The 30-something blogger Kristy Shen may be familiar to you thanks to her views on how millennials should rent homes, not buy. She and her partner were able to build a seven-figure investment portfolio doing this, and now they’re retired and travelling the world.
The cost of one year’s travels was $40,143 including travel insurance. Costs were averaged down by spending time in both expensive places like Europe and Japan and inexpensive countries like Vietnam, Cambodia and Thailand. Ms. Shen estimates she and her partner saved at least $10,000 by using Airbnb instead of staying in expensive hotels in Europe.
If you’re looking for inspiration about where to vacation in 2017, check out this gorgeous spread from the New York Times (in which Canada gets top billing) and this list of destinations that people are searching for most using an online booking service. Here’s a look at what might be the cheapest dates to fly in 2017, from a U.S. perspective.
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Best places to retire around the world
A Top 10 list compiled using factors like cost of living, retiree benefits, climate and health care.
The real story behind the U.S. housing crash
Have you heard the argument that the U.S. housing crash holds no lessons for Canada because it was primarily driven by mortgages given to low-income people who couldn’t really afford them? It’s true we don’t do as much of that kind of lending here, but never mind. Here’s an academic study that says mortgage defaults in the U.S. occurred in all income groups – middle and high earners included. Worth a read if you think our housing market is bullet proof.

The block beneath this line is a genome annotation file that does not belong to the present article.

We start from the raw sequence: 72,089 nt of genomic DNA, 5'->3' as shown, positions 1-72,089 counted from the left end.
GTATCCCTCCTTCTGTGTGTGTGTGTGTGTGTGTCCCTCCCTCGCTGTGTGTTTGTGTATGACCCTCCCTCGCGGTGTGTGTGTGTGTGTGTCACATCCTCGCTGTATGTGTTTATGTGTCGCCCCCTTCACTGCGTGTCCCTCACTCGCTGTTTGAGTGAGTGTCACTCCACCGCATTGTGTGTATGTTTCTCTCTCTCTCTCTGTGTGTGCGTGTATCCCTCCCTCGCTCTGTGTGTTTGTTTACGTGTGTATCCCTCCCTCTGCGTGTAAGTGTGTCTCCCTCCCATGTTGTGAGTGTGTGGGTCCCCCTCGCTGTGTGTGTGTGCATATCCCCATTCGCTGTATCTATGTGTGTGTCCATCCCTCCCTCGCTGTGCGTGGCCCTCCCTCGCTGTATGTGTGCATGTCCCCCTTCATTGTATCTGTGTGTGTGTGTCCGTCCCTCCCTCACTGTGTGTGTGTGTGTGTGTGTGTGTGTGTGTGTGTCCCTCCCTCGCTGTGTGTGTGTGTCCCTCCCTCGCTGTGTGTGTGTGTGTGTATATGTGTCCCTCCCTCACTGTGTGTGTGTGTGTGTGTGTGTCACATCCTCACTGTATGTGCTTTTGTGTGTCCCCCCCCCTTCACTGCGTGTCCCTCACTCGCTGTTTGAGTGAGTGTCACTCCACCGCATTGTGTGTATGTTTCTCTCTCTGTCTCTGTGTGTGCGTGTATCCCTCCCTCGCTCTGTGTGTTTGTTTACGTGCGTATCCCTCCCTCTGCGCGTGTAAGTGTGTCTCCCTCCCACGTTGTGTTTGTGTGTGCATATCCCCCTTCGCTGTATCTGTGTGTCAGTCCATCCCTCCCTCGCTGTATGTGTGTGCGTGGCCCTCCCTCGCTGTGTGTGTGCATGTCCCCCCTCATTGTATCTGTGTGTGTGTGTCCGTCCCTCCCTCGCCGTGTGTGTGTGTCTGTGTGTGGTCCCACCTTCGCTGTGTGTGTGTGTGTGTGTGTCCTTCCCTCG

Pricing your next renovation
Data on the most common reno projects Canadians did last year, plus the typical budget and some commentary on how realistic these spending targets are. The source of this data is a website called TrustedPros that helps people find contractors in their area. If you’ve used it, let me know what you think.
This millennial loves his pension
A blogger writes about his “minicrush” on the pension he gets as a worker in the health care industry. Rightly, he questions a colleague’s decision not to jump into the pension as soon as possible.
Free flights from your credit card
A look at welcome bonuses from travel reward credit cards that might just be enough to get you a free flight all on their own.
The middle class crunch
A smart commentary looking at how retailers catering to high– and low-income people are thriving in Toronto, while those catering to the middle are struggling in some cases.
Today’s featured financial tool
Here’s a calculator that helps you figure out the best strategy for paying off a credit card balance that persists from month to month.
The question: “I’m 66, retired and have a defined benefit pension from which I get most of my retirement income. How should I allow for that when deciding on asset allocation in my portfolio?”
Having a financially strong DB pension may allow you to lighten up on bonds and have more money in stocks. Here’s a column I wrote on this subject a while back.
Do you have a question for me? Send it my way. Sorry I can’t answer every one personally. Questions and answers are edited for length.
Help for the many investors who get tripped up in trying to figure out the yield they get from bond ETFs.
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